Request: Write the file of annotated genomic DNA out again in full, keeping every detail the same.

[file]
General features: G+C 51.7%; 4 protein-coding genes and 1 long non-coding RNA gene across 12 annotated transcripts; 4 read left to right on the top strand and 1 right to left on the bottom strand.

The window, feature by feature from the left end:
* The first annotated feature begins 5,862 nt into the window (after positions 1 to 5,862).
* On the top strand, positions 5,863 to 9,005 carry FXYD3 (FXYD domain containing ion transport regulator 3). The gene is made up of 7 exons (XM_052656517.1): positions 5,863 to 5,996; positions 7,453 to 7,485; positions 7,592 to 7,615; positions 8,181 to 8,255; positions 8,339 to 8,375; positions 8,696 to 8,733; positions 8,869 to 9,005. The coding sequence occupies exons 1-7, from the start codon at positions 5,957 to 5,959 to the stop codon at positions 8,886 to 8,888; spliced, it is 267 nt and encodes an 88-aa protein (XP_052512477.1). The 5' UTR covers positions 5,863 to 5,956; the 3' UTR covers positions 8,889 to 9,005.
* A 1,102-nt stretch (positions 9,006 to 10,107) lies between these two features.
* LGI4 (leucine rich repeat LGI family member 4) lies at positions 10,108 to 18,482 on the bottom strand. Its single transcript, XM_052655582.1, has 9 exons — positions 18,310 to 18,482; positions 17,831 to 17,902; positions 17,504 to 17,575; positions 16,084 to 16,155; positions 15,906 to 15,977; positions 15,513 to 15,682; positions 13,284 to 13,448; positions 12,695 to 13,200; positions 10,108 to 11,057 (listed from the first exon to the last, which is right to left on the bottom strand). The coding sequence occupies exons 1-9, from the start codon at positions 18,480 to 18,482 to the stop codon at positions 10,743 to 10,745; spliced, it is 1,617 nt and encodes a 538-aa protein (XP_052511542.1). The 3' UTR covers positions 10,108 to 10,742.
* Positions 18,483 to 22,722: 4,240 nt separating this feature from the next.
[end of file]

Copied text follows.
General features: G+C 51.7%; 4 protein-coding genes and 1 long non-coding RNA gene across 12 annotated transcripts; 4 read left to right on the top strand and 1 right to left on the bottom strand.

The window, feature by feature from the left end:
* The first annotated feature begins 5,862 nt into the window (after positions 1 to 5,862).
* On the top strand, positions 5,863 to 9,005 carry FXYD3 (FXYD domain containing ion transport regulator 3). The gene is made up of 7 exons (XM_052656517.1): positions 5,863 to 5,996; positions 7,453 to 7,485; positions 7,592 to 7,615; positions 8,181 to 8,255; positions 8,339 to 8,375; positions 8,696 to 8,733; positions 8,869 to 9,005. The coding sequence occupies exons 1-7, from the start codon at positions 5,957 to 5,959 to the stop codon at positions 8,886 to 8,888; spliced, it is 267 nt and encodes an 88-aa protein (XP_052512477.1). The 5' UTR covers positions 5,863 to 5,956; the 3' UTR covers positions 8,889 to 9,005.
* A 1,102-nt stretch (positions 9,006 to 10,107) lies between these two features.
* LGI4 (leucine rich repeat LGI family member 4) lies at positions 10,108 to 18,482 on the bottom strand. Its single transcript, XM_052655582.1, has 9 exons — positions 18,310 to 18,482; positions 17,831 to 17,902; positions 17,504 to 17,575; positions 16,084 to 16,155; positions 15,906 to 15,977; positions 15,513 to 15,682; positions 13,284 to 13,448; positions 12,695 to 13,200; positions 10,108 to 11,057 (listed from the first exon to the last, which is right to left on the bottom strand). The coding sequence occupies exons 1-9, from the start codon at positions 18,480 to 18,482 to the stop codon at positions 10,743 to 10,745; spliced, it is 1,617 nt and encodes a 538-aa protein (XP_052511542.1). The 3' UTR covers positions 10,108 to 10,742.
* Positions 18,483 to 22,722: 4,240 nt separating this feature from the next.